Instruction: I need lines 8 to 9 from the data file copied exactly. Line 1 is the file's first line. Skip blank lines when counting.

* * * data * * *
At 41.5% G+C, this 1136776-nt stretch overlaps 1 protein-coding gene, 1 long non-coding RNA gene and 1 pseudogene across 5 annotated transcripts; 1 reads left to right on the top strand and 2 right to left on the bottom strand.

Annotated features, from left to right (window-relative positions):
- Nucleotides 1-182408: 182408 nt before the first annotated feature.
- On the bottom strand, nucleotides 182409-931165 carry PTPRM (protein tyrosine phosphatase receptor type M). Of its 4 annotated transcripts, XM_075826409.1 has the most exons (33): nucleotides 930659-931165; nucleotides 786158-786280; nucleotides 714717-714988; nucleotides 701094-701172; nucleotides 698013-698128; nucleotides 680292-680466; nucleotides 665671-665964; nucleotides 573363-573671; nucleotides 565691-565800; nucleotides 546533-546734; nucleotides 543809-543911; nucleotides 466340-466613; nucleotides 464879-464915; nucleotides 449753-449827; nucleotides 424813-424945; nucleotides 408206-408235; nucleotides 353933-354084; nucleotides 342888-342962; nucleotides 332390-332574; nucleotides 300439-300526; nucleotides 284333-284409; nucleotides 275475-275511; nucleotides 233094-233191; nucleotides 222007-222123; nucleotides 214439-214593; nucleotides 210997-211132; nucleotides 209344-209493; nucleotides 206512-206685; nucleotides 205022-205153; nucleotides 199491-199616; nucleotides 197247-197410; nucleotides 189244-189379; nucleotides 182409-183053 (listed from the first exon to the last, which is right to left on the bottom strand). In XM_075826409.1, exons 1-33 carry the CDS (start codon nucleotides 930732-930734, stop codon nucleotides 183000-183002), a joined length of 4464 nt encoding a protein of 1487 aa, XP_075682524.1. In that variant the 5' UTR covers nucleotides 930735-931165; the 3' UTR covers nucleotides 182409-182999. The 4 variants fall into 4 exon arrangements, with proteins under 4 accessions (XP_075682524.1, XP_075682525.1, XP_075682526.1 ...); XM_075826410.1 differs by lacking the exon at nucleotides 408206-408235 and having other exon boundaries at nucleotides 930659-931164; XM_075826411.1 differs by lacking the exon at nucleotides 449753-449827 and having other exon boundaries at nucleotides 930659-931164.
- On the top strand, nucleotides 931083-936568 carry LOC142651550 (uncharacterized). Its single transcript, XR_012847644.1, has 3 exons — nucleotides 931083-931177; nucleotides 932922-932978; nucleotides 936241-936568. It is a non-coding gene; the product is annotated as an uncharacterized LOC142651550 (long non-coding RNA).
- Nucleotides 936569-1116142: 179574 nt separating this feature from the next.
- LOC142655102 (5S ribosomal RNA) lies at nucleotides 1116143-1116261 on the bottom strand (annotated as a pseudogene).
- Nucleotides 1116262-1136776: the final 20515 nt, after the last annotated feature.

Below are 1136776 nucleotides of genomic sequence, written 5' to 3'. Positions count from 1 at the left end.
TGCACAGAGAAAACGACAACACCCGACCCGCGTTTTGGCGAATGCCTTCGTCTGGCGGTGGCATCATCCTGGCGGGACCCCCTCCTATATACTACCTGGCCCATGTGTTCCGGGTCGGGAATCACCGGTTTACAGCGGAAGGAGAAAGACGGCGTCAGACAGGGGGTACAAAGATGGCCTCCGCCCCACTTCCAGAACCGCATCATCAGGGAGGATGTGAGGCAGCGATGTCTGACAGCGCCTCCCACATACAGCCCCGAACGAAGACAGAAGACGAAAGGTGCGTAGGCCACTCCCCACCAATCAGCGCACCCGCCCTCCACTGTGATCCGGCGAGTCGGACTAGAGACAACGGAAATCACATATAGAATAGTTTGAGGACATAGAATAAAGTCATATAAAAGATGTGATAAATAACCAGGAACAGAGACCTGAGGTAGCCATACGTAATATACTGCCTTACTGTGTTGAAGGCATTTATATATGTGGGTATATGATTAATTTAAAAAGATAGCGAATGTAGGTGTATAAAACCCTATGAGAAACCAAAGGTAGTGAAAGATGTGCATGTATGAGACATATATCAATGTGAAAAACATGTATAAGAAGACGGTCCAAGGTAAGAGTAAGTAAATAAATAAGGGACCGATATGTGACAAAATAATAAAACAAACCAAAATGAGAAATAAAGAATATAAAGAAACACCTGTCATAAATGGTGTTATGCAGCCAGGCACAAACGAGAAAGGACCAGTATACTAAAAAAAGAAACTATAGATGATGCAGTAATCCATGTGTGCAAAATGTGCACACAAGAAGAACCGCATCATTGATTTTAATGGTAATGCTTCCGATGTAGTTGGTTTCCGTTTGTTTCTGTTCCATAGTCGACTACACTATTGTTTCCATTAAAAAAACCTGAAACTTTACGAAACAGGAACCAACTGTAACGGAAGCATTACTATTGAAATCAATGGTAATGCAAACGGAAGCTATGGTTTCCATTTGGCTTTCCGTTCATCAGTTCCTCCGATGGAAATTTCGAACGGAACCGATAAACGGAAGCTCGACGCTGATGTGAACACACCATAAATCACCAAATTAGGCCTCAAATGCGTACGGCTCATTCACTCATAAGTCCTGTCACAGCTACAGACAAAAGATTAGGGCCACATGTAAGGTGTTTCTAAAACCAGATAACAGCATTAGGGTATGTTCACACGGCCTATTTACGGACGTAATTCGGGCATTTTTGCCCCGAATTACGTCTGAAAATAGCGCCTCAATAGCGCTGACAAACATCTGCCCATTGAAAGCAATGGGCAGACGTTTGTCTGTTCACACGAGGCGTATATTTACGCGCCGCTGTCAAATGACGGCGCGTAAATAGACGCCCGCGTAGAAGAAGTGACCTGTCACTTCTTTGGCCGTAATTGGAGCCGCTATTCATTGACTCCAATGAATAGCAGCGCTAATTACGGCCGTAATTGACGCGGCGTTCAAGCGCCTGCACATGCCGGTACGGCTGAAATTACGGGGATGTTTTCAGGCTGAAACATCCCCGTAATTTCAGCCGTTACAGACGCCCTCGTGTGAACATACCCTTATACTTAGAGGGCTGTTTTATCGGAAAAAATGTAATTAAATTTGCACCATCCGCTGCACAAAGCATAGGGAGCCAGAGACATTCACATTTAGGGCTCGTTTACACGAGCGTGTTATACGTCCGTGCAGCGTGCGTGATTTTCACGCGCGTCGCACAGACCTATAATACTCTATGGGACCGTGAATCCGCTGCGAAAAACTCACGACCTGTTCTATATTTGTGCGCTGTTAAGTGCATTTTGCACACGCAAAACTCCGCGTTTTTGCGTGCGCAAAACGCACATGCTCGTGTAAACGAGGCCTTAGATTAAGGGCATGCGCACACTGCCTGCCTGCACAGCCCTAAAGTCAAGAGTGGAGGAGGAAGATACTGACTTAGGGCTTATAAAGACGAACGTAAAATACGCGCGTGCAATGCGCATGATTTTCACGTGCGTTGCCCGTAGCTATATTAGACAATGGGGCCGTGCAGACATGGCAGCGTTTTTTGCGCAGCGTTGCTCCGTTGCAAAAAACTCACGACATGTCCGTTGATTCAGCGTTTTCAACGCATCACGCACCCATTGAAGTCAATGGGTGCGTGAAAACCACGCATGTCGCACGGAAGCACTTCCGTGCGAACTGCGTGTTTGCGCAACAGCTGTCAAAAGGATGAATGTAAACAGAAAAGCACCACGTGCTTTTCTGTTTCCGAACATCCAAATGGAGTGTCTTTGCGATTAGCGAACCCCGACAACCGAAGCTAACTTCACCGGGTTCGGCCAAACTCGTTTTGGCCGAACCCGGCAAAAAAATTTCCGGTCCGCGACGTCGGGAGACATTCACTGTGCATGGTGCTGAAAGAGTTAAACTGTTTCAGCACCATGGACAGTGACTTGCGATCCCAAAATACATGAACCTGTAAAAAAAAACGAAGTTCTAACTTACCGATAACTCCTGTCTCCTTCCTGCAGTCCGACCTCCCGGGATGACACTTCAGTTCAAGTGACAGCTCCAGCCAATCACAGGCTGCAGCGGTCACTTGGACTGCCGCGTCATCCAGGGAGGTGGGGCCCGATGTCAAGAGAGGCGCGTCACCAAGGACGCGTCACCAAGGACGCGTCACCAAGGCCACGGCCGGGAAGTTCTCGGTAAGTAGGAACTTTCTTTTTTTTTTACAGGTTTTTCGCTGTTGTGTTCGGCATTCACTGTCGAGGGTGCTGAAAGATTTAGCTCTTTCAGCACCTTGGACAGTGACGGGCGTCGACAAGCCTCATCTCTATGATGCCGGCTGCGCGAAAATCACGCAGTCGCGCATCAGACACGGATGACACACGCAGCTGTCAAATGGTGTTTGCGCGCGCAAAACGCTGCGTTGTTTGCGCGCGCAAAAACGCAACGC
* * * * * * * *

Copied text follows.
- Nucleotides 1116262-1136776: the final 20515 nt, after the last annotated feature.

Below are 1136776 nucleotides of genomic sequence, written 5' to 3'. Positions count from 1 at the left end.